Because of the conceptual complexity of standard gambles, they are usually administered by an interviewer with the help of visual aids or by computer using programs designed specifically for this purpose. The visual aids and computer programs provide graphic illustrations of the probabilities involved in the question and have been shown to enhance respondent comprehension. It is not usually feasible to perform in-person interviews with or without the aid of a computer in the typical clinical trial; consequently, there are major practical impediments to collecting standard gamble utilities in this setting. Another characteristic of the standard gamble is that the utility elicited reflects not only how the respondent feels about the quality of life in the health state but also whether he or she is a risk taker or gambler.

An alternative utility measure that is somewhat less difficult to administer and is not influenced by the respondent's attitude toward risk is the time tradeoff. This question assesses the utility of a health state by asking how much time one would give up to improve it. The respondent is offered a choice between a set length of life in a given compromised health state and a shorter length of life in perfect health. The respondent's utility or strength of his or her preference for the compromised health state is given by the ratio of the shorter to the longer life expectancy at which the respondent finds the two choices equally desirable.

Although somewhat more straightforward than the standard gamble, the time tradeoff is still conceptually challenging and requires the respondent to evaluate hypothetical situations. A number of investigators have attempted to develop versions of the time tradeoff that can be self-administered in a clinical trial setting, but the reliability and validity of these techniques have not been rigorously evaluated, and anecdotal evidence suggests that respondent confusion is common.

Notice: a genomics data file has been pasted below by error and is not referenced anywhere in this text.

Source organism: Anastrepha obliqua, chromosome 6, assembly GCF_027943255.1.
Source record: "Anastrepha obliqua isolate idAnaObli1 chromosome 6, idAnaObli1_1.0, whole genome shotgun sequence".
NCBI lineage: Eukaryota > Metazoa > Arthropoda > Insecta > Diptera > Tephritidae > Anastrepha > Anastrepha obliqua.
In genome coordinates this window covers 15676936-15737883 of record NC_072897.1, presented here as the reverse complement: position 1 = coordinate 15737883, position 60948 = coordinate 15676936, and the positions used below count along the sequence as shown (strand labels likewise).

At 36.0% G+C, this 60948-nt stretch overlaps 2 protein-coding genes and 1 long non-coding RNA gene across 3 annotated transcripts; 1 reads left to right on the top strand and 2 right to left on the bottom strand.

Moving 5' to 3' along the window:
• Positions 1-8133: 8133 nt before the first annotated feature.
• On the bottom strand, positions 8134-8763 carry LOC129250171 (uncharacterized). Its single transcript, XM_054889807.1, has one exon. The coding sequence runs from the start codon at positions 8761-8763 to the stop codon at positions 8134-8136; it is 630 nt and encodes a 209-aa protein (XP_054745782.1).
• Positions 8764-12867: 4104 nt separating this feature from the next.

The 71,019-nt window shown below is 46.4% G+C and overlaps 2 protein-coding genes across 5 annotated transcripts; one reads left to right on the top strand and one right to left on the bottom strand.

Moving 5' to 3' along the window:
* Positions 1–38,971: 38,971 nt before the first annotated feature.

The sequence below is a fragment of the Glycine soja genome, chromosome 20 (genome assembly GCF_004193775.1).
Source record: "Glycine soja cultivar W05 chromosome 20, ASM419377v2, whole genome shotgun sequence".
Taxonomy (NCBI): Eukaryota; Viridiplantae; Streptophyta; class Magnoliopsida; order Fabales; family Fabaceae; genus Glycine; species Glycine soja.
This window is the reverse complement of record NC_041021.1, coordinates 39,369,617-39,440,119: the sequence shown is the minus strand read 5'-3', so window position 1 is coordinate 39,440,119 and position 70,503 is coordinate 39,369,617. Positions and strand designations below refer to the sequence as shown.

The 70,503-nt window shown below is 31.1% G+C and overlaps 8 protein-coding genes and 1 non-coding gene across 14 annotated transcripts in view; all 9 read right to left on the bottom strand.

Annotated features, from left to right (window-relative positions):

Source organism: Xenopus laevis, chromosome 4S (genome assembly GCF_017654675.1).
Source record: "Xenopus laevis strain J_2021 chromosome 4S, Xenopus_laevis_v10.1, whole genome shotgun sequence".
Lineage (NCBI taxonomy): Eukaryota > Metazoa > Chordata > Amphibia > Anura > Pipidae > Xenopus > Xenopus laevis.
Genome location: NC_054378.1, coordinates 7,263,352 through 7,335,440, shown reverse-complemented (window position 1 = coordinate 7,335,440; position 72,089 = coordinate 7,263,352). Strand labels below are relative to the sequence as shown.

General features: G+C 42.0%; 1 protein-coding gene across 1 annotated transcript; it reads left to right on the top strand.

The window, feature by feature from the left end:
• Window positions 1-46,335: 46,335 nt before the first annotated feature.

Other less common techniques of utility assessment, including willingness to pay (used in cost-benefit analysis), equivalence, and magnitude estimation, are characterized by the same level of complexity as standard gambles and time tradeoffs.

Although all these techniques measure quality of life and preferences/values, they differ in their mathematical properties, assumptions, and ease of administration. Surprisingly, the values of utilities obtained using the standard gamble and time tradeoff techniques have been shown in several studies to be quite similar; consequently, they are often used interchangeably.

Although a rating scale does not produce a utility, several studies have shown that the mean utility for a population may be predicted from the mean rating scale value by use of a "transformation" that adjusts the score upward as in the example below [4]:

utility = 1.18 × (rating scale value), for rating scale value less than 0.85

utility = 1, for rating scale value [3] 0.85

Because of the difficulties inherent in direct utility assessment, there is growing interest in "hybrid" approaches that maintain the ease of administration of a traditional quality of life questionnaire while also producing utility estimates appropriate for use in clinical and economic decision making. These health state classification indices consist of two components: a simple health-related quality of life questionnaire that is completed by patients to generate descriptive data, and a formula that assigns a utility to each patient's set of responses to that questionnaire. The formula reflects the relative importance assigned to different domains of HRQOL by respondents in a reference population.